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So many questions


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Hello everyone,

I have been mulling over this idea for quite some time. I have many questions and would appreciate as much feedback as possible.

Here’s the deal:

I am looking to start a tourism company in either Central America or South America. Location yet to be decided. I have always wanted to move somewhere and start my own business. A hostel, restaurant or bar just seems boring and well, not for me. I think this could be a great fit.

My current set up:

I work a decent job and make decent pay in an unrelated field. I’d like to get lessons and learn how to fly slowly over the next few years. ~3 years.


1) Honest opinion —> Is a small fixed wing plane better suited for this (learning, cost, ease of use). FYI I am asking the same questions in a fixed-wing forum to see the differing opinions. :D

2) What type of lessons do I need? Most training courses offer private and commercial lessons. Given the low key nature of this "commercial" enterprise do I really need the commercial lessons or would private acceptable?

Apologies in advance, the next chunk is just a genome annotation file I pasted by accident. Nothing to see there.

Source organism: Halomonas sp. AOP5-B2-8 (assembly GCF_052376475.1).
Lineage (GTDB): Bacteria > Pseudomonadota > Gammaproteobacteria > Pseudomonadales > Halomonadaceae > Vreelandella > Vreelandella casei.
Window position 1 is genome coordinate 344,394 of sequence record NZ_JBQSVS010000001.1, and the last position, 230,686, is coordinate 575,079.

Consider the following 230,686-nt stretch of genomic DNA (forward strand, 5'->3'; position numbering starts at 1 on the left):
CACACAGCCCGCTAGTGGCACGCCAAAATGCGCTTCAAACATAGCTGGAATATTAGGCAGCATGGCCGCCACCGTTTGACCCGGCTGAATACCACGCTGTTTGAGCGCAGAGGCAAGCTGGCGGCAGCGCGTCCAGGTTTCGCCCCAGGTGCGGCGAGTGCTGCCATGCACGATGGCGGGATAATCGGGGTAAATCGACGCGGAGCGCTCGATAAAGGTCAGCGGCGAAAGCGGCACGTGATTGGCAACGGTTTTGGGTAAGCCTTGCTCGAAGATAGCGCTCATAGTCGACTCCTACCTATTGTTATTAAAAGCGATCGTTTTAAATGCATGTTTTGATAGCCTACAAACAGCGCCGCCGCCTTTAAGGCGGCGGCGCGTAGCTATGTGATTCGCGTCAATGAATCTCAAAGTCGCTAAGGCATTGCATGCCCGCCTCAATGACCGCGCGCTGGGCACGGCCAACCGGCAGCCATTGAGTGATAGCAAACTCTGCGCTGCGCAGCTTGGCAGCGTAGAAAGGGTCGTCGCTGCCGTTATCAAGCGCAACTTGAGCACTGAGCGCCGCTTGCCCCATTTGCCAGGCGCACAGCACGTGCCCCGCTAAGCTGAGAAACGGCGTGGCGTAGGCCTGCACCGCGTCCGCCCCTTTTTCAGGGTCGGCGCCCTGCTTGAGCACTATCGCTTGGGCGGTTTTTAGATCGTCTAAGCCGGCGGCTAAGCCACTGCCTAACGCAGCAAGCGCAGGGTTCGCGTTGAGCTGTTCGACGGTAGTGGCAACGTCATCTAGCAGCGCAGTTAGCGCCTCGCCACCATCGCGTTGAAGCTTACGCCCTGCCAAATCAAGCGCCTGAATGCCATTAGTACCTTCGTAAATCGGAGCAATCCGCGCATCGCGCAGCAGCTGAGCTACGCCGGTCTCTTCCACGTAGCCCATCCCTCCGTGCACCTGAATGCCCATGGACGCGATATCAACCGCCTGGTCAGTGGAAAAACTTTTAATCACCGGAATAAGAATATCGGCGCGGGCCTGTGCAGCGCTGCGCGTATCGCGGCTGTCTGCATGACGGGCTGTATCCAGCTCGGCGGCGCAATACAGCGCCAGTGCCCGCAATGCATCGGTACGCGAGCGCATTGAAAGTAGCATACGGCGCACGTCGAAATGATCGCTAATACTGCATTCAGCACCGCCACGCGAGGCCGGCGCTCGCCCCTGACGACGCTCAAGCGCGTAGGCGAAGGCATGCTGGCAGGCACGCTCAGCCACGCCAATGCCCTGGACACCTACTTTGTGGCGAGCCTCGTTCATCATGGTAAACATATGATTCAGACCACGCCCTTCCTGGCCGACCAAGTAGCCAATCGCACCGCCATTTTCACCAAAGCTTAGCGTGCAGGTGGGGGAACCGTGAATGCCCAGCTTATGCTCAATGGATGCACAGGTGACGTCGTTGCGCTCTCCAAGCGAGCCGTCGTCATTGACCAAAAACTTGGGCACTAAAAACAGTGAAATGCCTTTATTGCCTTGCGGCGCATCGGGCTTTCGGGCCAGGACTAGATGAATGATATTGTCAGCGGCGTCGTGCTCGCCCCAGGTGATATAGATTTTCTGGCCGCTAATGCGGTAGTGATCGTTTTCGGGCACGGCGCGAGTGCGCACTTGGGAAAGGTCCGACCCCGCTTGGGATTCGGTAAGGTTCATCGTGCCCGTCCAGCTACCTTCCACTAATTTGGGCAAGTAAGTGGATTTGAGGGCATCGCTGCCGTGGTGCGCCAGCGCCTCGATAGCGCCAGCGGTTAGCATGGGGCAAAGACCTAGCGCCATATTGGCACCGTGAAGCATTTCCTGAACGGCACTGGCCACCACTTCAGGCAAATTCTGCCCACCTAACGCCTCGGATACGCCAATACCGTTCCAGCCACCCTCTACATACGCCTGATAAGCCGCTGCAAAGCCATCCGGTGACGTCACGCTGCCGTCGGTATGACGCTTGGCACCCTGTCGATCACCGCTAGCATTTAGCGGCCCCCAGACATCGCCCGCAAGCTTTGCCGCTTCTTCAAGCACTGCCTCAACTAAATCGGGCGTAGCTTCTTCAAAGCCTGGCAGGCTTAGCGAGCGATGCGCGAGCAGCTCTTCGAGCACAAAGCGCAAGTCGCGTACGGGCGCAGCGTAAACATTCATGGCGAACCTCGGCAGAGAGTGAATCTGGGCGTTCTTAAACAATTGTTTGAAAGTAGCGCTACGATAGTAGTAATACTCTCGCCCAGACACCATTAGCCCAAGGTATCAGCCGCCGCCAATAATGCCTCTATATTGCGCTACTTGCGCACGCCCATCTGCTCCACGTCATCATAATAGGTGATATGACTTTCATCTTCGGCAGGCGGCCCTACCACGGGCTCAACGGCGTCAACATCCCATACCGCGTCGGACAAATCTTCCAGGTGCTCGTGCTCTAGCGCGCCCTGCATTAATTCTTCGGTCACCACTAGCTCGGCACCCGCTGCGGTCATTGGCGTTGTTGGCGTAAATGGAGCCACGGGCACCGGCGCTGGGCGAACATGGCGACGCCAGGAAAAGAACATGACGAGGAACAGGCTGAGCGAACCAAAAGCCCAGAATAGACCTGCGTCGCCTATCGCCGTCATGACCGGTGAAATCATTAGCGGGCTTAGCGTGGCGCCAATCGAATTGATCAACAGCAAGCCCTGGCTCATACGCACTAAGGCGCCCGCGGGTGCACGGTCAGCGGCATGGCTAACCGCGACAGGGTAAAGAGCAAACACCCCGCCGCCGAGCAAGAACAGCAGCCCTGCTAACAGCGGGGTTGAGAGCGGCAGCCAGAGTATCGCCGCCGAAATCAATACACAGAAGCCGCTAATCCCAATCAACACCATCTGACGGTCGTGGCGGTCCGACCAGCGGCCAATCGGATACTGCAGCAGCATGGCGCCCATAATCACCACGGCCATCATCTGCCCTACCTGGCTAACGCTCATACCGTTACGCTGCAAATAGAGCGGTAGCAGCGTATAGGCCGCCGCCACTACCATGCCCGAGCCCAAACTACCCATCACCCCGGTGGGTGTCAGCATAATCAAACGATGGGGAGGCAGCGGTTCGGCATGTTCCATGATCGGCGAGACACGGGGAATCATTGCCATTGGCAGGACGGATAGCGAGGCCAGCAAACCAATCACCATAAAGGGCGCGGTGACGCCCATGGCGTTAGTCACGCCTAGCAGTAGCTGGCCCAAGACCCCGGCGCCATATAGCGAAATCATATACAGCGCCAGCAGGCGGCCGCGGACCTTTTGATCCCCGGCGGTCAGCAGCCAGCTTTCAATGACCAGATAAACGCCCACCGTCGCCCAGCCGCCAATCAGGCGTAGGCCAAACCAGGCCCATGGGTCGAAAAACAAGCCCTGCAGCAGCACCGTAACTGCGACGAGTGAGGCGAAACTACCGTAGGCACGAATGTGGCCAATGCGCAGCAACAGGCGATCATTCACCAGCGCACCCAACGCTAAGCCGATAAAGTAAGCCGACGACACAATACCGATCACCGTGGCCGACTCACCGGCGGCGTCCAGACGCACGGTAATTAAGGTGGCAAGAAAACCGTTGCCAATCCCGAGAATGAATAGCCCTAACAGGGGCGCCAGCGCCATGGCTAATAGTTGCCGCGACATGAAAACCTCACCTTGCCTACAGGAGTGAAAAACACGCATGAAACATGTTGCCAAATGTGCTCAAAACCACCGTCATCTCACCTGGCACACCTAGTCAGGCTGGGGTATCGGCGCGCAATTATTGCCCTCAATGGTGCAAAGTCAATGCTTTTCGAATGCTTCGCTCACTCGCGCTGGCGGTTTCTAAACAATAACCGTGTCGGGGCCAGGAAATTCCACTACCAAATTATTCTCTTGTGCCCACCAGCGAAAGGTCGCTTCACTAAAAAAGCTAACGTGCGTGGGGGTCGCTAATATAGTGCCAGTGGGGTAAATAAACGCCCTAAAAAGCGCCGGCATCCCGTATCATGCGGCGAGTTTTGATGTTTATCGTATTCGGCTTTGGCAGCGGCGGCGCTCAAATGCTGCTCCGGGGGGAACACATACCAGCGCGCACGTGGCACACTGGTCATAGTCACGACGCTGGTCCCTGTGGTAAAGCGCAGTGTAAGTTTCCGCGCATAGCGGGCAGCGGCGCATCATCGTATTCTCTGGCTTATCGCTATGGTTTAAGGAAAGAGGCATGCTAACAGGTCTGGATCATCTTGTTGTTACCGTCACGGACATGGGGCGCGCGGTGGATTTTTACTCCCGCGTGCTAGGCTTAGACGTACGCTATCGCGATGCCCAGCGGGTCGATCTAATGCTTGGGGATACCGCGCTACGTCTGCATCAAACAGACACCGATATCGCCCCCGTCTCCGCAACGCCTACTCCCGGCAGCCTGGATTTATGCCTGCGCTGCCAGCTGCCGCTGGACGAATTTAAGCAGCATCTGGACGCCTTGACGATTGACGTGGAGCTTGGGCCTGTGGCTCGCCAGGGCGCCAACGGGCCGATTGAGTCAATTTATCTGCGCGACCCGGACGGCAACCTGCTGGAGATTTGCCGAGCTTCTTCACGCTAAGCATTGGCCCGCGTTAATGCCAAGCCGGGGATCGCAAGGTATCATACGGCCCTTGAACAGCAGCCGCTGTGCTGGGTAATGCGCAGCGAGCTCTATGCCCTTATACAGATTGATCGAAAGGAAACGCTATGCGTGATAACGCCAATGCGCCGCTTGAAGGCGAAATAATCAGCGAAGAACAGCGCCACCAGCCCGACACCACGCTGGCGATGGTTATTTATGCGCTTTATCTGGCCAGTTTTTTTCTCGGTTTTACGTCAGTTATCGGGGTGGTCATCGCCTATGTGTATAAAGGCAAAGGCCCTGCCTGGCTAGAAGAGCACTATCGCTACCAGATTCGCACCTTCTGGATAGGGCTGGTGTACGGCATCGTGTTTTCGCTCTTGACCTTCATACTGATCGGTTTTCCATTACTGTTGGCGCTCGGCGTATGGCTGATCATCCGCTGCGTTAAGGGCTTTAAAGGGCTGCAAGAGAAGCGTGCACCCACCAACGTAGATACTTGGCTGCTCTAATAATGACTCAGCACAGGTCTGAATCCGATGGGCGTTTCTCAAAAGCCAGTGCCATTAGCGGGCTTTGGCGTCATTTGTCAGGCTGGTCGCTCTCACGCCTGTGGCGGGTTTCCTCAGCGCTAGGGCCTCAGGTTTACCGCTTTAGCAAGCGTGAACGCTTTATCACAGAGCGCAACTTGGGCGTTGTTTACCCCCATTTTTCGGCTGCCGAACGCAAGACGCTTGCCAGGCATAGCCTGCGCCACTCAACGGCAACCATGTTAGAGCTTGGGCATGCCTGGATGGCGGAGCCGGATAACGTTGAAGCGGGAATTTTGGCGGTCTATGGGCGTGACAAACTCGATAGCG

3) Does anyone know how insurance would work on a commercial vehicle in a different country?

4) Keeping the chopper on the property. Is that a bad idea? Should I keep it at a hanger? This was also a factor for me considering chopper > fixed wing


5) What haven’t I thought of? I’m sure there’s LOTS. I’m at an information gathering stage right now so please let me know ALL your questions, opinions, concerns.

Thanks in advance!


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1. Fixed wing will be cheaper and easier to learn. Just won't be as good to do tours in (My opinion)


2. It would be advisable to get your commercial license. The extra practice will make you a more competent pilot. As for the legality of running a commercial enterprise without a commercial license, that'll be a matter for whatever country's legal system to interpret.


3. No idea.


4. Depends on where you keep it I suppose. I'd imagine you should have a hangar nearby for maintenance if nothing else.


5. If I were you I'd try to get in touch with some lower end tour companies here in the states and try to pick their brain about running a 1 helicopter tour business. What issues did they run into, what were the true operating costs of their helicopter. Get a real idea of what you're getting into.

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Ask the manufacturers of potential types (R44, R66, Airbus Helicopters, Bell) for their "operating costs" and add a fudge factor. Decide if you want piston or turbine, new or used. R44, JetRanger, Astar, EC120, S76, whatever.

Get a commercial licence, don't try to cut costs on the quality of your training.

Taking 3 years to train will add a lot to your costs, as you won't have continuity to help brain retention.

Allow for having an unusual type in a weird country where parts support and nearby maintenance might be a bit hard to find. This will increase your on-ground time, where the costs of owning continue but there is no income incoming.

Allow for ridiculous insurance costs to cover a zero-time pilot in a weird country.